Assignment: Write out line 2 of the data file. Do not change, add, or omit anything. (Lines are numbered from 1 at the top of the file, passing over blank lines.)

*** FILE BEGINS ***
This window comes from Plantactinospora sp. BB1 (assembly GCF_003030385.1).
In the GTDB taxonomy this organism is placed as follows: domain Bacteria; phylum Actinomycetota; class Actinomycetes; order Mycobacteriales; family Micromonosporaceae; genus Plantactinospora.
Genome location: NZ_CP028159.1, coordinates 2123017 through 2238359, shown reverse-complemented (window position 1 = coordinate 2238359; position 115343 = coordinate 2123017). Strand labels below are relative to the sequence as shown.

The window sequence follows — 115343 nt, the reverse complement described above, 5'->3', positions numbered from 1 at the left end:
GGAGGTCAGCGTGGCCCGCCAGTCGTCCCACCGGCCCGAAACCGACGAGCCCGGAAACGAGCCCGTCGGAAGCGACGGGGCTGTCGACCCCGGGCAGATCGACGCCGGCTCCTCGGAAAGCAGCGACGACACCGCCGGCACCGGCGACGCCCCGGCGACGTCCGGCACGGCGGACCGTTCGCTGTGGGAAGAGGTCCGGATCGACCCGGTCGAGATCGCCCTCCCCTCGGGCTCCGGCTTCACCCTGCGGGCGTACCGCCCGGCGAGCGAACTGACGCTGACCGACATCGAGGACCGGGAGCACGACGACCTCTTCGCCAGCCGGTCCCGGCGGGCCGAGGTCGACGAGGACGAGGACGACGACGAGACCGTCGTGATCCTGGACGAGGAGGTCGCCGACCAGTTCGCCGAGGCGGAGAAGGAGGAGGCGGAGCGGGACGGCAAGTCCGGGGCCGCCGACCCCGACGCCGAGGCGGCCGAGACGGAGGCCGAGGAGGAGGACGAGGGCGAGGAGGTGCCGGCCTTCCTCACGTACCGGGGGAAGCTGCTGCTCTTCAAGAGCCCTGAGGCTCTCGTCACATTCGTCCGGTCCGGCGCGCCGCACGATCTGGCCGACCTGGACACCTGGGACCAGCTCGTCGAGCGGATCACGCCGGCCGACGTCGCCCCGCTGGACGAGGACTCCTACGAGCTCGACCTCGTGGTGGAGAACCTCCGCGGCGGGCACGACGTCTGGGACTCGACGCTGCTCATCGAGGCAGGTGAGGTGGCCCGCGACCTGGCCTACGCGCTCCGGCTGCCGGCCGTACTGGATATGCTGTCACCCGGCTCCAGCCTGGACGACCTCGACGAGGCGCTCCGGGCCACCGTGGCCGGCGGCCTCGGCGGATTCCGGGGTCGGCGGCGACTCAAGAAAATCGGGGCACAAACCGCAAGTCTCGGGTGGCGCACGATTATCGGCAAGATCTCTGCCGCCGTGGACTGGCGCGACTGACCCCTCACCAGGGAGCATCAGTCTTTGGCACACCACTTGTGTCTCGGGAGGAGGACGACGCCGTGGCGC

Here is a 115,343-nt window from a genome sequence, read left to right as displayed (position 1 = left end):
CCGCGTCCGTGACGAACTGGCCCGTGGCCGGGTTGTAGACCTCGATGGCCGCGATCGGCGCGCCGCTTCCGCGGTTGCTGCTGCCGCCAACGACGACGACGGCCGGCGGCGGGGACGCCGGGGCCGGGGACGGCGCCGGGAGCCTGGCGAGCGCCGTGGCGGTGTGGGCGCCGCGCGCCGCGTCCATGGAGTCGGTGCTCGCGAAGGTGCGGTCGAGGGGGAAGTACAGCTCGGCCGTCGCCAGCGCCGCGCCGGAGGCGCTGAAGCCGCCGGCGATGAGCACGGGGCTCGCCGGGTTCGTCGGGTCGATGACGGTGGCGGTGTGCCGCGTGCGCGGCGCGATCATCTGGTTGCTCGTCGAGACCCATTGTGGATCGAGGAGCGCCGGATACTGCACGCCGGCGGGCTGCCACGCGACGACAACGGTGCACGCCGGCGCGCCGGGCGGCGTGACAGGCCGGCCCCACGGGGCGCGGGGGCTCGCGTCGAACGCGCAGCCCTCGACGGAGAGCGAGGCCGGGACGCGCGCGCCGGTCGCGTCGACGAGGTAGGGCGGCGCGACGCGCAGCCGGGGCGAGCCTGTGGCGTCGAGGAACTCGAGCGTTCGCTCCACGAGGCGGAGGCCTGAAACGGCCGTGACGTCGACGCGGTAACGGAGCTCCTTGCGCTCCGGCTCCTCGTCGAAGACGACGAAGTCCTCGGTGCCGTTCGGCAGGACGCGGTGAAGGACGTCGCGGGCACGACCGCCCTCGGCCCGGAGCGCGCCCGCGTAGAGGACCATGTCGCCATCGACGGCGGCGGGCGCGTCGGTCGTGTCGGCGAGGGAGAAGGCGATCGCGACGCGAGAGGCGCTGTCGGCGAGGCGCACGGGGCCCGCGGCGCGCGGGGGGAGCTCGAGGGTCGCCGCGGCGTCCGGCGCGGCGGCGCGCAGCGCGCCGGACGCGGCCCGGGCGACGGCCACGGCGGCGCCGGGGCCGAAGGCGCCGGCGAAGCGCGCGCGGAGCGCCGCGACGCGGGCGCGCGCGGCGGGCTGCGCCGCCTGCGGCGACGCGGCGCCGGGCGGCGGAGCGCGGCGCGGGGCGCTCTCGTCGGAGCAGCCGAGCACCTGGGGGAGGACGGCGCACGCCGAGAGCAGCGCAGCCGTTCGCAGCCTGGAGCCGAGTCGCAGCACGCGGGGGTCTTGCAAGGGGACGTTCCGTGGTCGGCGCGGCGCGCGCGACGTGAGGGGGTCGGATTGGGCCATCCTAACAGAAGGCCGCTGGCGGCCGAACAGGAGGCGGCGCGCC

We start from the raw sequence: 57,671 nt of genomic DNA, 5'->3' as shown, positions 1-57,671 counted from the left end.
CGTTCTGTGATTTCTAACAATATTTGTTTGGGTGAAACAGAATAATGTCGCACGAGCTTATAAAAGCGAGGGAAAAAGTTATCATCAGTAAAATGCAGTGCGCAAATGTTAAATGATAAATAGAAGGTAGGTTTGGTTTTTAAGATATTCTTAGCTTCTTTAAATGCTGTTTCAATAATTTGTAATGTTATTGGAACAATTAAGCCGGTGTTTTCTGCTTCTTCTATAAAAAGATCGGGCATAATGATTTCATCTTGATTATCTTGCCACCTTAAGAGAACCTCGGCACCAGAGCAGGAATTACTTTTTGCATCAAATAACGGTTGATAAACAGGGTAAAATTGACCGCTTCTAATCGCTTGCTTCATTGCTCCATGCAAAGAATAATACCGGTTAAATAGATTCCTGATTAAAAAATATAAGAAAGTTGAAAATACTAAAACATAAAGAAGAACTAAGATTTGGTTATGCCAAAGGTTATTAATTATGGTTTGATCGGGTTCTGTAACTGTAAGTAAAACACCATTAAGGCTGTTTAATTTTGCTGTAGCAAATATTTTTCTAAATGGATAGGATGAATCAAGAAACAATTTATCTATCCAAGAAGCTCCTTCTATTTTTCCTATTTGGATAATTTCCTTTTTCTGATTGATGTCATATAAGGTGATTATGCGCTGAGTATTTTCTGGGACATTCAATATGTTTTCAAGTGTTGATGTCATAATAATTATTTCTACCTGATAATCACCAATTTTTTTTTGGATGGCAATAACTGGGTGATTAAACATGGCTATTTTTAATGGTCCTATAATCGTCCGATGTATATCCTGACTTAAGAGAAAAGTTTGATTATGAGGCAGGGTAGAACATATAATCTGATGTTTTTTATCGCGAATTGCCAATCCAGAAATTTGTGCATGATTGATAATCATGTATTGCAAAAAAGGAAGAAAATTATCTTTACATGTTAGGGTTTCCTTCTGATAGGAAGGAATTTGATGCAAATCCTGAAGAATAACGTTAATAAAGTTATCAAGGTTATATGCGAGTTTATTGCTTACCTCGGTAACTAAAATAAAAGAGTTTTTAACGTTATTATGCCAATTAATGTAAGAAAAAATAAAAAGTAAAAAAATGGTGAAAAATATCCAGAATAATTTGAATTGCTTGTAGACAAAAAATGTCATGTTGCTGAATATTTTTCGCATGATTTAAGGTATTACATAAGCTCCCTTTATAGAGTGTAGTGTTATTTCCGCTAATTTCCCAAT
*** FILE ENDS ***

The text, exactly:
In the GTDB taxonomy this organism is placed as follows: domain Bacteria; phylum Actinomycetota; class Actinomycetes; order Mycobacteriales; family Micromonosporaceae; genus Plantactinospora.